A university-backed community initiative to protect indigenous women from domestic violence has been given a boost in the form of a grant worth $146,961.
University of NSW Research Fellow Dr Aryati Yashadhana said the grant project would empower the Wirringaa-baa Aboriginal women's group to start up and run a culturally-centred safe space in Tamworth.
"The grant will make a real impact to Aboriginal women experiencing family violence in Tamworth, and may even reduce instances of family violence through culturally safe prevention approaches," she said.
Dr Yashadhana said the project will be an important step to ending family violence across Australia, and that it's important to conduct in Tamworth as the city has the fourth-highest rate of family violence in NSW.
"The research aspect will be looking at evaluating Wirringaa-baa's approaches as they implement them over the next two years," she said.
"Through this project we're trying to understand a broader model that might be replicated across NSW and across the nation. The women already fulfil their roles in their community, it's more about supporting them to fulfil those roles," Dr Yashadhana said.
Gamilaraay woman and facilitator of the Wirringaa-baa Michelle O'Leary said family violence has been a long-standing issue for her community.
"This project is personally important to me as I lived through 10 years of family violence and was one of the lucky ones who survived. I still, to this day, see the same problems," she said.
Ms O'Leary said she's aware of other local programs' efforts to protect women, but that a more culturally-tailored approach could do more to protect women from marginalised communities.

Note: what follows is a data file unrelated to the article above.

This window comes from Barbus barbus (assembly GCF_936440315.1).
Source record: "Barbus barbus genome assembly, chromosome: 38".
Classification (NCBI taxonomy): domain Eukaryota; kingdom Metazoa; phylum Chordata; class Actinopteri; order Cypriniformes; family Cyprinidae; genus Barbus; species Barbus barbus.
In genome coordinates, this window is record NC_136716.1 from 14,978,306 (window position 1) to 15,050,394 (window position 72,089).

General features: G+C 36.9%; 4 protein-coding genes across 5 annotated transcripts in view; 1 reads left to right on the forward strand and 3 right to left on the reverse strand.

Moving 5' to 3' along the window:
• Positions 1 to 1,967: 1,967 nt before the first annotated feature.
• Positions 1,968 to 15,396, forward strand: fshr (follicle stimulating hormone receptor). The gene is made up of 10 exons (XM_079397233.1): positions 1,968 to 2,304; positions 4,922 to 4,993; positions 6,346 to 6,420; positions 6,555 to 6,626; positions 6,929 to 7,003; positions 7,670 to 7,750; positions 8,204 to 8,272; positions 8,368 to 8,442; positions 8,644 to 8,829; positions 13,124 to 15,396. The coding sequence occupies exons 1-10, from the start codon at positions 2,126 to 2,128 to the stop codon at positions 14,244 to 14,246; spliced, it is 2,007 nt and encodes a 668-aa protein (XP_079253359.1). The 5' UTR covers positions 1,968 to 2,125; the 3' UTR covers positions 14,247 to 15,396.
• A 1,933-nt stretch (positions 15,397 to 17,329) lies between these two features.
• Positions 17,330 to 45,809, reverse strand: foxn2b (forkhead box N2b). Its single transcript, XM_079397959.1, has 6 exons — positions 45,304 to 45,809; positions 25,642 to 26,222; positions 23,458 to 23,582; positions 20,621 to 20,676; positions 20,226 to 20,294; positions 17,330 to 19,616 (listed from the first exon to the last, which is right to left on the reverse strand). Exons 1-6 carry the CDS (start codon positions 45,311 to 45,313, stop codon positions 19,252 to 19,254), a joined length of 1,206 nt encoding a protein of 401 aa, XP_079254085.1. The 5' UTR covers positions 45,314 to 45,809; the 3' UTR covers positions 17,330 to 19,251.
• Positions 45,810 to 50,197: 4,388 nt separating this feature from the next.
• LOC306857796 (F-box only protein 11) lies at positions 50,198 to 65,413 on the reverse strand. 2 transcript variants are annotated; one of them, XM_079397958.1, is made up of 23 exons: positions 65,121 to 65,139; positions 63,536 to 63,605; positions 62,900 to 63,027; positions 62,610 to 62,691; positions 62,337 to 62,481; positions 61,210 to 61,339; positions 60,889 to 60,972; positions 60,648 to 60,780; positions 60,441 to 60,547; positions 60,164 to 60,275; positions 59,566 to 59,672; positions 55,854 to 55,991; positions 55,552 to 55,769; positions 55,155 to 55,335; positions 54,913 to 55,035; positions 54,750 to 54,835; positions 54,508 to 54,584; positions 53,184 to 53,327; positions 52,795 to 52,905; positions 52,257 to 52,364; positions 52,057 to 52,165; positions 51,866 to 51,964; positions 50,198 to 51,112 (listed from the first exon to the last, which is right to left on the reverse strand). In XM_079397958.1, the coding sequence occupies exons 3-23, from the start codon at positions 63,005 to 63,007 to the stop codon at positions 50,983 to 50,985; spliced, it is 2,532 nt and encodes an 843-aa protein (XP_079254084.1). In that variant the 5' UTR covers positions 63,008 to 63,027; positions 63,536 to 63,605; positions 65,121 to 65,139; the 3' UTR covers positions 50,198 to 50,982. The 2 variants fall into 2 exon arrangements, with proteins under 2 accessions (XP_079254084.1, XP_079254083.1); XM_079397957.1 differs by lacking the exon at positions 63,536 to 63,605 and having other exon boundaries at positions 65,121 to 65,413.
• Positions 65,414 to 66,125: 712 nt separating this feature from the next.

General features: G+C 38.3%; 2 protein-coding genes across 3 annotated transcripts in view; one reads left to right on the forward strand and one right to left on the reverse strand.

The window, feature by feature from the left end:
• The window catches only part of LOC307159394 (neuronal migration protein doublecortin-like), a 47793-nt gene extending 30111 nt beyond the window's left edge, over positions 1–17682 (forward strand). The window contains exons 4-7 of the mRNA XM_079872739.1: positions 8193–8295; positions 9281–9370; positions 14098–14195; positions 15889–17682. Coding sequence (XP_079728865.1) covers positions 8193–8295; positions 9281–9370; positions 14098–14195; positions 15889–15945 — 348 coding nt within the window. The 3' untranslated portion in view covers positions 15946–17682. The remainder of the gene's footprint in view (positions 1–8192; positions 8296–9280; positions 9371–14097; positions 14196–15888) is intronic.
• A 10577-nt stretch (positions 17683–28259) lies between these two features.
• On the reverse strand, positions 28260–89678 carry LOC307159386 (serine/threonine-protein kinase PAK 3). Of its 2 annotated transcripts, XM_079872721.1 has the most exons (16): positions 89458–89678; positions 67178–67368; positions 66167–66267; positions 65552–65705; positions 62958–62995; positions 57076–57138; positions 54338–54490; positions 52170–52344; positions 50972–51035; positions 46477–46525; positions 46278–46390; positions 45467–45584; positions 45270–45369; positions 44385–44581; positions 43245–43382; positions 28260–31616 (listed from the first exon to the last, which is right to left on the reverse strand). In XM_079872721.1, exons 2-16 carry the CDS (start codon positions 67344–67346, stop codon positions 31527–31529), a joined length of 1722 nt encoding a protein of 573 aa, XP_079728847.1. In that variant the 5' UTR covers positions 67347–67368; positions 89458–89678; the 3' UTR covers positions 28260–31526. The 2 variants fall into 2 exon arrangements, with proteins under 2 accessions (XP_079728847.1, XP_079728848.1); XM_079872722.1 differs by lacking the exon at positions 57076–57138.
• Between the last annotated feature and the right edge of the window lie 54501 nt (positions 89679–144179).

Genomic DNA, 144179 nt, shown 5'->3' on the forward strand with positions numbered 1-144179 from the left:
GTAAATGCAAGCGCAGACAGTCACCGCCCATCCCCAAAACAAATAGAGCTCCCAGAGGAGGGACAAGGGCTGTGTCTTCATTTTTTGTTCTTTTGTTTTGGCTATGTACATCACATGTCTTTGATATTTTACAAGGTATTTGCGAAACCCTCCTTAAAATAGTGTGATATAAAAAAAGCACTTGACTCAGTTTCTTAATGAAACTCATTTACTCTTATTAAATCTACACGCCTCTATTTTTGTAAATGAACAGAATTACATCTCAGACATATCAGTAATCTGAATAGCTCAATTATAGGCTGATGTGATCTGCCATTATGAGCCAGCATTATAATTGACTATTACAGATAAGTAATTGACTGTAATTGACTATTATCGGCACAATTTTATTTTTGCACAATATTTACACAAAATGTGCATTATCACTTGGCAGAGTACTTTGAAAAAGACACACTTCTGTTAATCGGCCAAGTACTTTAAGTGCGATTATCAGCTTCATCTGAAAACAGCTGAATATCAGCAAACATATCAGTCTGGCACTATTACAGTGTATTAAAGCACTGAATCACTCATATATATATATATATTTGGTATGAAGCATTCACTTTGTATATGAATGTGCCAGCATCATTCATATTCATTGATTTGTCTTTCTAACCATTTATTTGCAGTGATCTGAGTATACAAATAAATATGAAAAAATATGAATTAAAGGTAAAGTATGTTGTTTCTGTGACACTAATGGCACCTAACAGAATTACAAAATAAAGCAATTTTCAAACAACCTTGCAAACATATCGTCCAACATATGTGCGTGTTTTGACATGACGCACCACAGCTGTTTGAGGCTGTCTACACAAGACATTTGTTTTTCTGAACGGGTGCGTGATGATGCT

"I know there are services in Tamworth for this, but it just doesn't work for our people. Our mob need people they trust to try and fix this problem," she said.
"I truly believe through this project we will make change, by lifting up women who live in the heart of our community and helping empower them to help other women in need," Ms O'Leary said.
The grant comes courtesy of the Newcastle Permanent Charitable Foundation (NPCF), a charity fund set up by a Newcastle-based financial services company.
NPCF Chair, Jennifer Leslie, said the project will make an important difference to the New England community.
"Here in New England the Wirringaa-baa project will empower indigenous women and enhance cultural resilience," she said.
She said the Wirringaa-baa will use the funds to support the delivery of projects and initiatives aimed at improving the health and social wellbeing of vulnerable and disadvantaged people in New England.
Wirringaa-baa thanked Newcastle Permanent Charitable Foundation for their support.
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